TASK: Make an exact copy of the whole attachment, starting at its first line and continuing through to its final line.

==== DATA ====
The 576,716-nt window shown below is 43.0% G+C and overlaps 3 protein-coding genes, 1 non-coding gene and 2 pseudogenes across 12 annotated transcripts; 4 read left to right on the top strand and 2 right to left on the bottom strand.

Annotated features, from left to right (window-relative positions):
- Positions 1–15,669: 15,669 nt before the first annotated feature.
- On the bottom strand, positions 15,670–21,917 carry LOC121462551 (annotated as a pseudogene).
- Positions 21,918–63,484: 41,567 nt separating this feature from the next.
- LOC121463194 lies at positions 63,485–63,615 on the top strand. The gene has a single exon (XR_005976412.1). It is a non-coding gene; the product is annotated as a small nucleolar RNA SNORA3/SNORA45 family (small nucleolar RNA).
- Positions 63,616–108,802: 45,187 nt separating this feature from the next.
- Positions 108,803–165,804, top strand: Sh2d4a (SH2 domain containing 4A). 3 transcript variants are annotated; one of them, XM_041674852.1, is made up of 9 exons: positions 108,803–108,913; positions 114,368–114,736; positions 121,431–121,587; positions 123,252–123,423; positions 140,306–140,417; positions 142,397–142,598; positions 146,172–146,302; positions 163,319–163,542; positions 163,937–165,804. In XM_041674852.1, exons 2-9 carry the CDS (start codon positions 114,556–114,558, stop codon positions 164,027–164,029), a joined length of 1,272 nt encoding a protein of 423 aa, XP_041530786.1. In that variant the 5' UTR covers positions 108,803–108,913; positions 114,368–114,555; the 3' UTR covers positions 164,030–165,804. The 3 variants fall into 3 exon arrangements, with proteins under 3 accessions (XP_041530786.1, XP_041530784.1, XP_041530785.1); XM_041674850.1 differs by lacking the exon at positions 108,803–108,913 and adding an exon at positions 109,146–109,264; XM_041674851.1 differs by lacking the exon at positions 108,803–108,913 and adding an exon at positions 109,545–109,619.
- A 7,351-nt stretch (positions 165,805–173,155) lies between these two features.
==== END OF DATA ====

The 576,716-nt window shown below is 43.0% G+C and overlaps 3 protein-coding genes, 1 non-coding gene and 2 pseudogenes across 12 annotated transcripts; 4 read left to right on the top strand and 2 right to left on the bottom strand.

Annotated features, from left to right (window-relative positions):
- Positions 1–15,669: 15,669 nt before the first annotated feature.
- On the bottom strand, positions 15,670–21,917 carry LOC121462551 (annotated as a pseudogene).
- Positions 21,918–63,484: 41,567 nt separating this feature from the next.
- LOC121463194 lies at positions 63,485–63,615 on the top strand. The gene has a single exon (XR_005976412.1). It is a non-coding gene; the product is annotated as a small nucleolar RNA SNORA3/SNORA45 family (small nucleolar RNA).
- Positions 63,616–108,802: 45,187 nt separating this feature from the next.
- Positions 108,803–165,804, top strand: Sh2d4a (SH2 domain containing 4A). 3 transcript variants are annotated; one of them, XM_041674852.1, is made up of 9 exons: positions 108,803–108,913; positions 114,368–114,736; positions 121,431–121,587; positions 123,252–123,423; positions 140,306–140,417; positions 142,397–142,598; positions 146,172–146,302; positions 163,319–163,542; positions 163,937–165,804. In XM_041674852.1, exons 2-9 carry the CDS (start codon positions 114,556–114,558, stop codon positions 164,027–164,029), a joined length of 1,272 nt encoding a protein of 423 aa, XP_041530786.1. In that variant the 5' UTR covers positions 108,803–108,913; positions 114,368–114,555; the 3' UTR covers positions 164,030–165,804. The 3 variants fall into 3 exon arrangements, with proteins under 3 accessions (XP_041530786.1, XP_041530784.1, XP_041530785.1); XM_041674850.1 differs by lacking the exon at positions 108,803–108,913 and adding an exon at positions 109,146–109,264; XM_041674851.1 differs by lacking the exon at positions 108,803–108,913 and adding an exon at positions 109,545–109,619.
- A 7,351-nt stretch (positions 165,805–173,155) lies between these two features.